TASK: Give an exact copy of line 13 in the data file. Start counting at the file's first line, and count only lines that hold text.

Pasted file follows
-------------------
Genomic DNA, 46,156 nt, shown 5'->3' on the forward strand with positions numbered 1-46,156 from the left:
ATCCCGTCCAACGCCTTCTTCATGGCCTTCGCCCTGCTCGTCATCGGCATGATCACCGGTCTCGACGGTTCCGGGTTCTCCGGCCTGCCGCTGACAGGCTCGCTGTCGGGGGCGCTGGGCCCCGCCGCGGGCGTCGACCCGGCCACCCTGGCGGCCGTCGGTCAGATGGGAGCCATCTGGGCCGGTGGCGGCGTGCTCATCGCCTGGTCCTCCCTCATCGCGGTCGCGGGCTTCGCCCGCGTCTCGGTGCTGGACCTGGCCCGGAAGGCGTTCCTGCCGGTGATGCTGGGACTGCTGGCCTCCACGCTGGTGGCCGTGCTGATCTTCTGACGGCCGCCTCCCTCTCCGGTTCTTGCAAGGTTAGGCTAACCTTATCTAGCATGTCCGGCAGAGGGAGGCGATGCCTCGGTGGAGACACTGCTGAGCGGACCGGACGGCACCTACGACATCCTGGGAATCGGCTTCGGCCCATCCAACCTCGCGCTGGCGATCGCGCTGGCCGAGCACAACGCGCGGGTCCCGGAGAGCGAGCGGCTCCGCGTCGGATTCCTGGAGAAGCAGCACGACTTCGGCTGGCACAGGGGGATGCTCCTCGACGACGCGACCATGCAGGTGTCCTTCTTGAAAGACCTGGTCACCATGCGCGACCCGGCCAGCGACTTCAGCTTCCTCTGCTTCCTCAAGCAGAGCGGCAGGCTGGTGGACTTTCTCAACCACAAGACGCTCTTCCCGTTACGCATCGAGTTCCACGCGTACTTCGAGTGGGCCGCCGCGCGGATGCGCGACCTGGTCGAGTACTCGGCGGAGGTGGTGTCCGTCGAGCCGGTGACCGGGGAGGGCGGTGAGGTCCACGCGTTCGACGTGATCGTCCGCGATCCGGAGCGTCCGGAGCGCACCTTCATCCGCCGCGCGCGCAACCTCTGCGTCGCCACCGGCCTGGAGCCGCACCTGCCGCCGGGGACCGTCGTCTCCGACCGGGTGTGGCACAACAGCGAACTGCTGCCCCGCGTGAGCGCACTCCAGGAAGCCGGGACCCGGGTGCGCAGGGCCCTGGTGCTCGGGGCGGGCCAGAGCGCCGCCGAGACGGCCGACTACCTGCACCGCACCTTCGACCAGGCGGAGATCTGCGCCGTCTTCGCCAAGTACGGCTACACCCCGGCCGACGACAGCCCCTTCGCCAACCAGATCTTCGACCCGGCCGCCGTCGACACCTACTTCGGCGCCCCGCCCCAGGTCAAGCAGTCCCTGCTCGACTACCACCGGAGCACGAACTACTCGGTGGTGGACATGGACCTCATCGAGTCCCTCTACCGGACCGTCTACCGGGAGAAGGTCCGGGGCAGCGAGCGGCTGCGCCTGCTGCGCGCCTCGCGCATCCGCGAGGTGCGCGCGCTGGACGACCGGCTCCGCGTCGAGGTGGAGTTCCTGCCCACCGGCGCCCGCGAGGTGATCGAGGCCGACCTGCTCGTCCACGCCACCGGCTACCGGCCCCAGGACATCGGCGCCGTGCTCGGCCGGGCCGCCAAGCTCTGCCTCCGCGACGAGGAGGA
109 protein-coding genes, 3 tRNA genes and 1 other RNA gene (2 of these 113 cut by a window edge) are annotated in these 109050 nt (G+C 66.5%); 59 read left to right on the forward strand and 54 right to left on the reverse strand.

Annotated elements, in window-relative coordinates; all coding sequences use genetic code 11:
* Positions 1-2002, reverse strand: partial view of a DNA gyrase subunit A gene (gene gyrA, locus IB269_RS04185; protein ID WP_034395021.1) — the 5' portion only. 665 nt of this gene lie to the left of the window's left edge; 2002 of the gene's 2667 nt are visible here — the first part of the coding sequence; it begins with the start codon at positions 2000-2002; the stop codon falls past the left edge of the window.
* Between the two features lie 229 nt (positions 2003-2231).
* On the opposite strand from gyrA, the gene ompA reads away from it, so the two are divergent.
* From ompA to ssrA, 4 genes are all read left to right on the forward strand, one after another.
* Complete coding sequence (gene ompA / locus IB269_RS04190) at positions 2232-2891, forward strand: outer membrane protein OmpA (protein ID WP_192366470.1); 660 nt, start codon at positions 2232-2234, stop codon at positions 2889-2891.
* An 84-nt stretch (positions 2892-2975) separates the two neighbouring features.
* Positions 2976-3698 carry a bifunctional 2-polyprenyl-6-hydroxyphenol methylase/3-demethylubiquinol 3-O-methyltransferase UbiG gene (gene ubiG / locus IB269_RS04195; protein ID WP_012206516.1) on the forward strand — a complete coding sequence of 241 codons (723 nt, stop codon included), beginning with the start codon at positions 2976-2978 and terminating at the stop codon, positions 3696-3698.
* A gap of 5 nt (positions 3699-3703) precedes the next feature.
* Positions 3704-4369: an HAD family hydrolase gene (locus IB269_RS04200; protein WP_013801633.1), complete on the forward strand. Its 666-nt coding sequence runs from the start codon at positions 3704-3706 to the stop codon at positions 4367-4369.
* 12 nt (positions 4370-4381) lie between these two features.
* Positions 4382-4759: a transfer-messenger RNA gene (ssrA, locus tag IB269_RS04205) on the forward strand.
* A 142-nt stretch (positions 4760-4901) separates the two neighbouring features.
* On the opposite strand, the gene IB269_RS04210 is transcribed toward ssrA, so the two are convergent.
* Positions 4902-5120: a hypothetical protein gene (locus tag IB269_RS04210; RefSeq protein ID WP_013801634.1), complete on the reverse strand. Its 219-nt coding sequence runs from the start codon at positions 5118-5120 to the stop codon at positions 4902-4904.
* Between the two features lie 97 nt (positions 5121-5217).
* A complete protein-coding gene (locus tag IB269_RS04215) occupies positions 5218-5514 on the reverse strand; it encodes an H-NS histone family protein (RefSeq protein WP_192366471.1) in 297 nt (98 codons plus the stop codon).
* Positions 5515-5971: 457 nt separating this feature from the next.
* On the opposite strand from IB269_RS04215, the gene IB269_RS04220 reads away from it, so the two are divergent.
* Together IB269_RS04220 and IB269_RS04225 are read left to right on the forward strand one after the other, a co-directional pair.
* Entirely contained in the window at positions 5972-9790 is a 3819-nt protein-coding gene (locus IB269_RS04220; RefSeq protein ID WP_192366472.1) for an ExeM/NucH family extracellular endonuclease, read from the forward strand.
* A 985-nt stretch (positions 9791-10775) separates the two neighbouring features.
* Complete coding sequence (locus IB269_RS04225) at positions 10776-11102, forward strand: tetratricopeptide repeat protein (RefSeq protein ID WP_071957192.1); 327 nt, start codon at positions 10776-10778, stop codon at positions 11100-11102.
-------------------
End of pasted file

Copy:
* Positions 3704-4369: an HAD family hydrolase gene (locus IB269_RS04200; protein WP_013801633.1), complete on the forward strand. Its 666-nt coding sequence runs from the start codon at positions 3704-3706 to the stop codon at positions 4367-4369.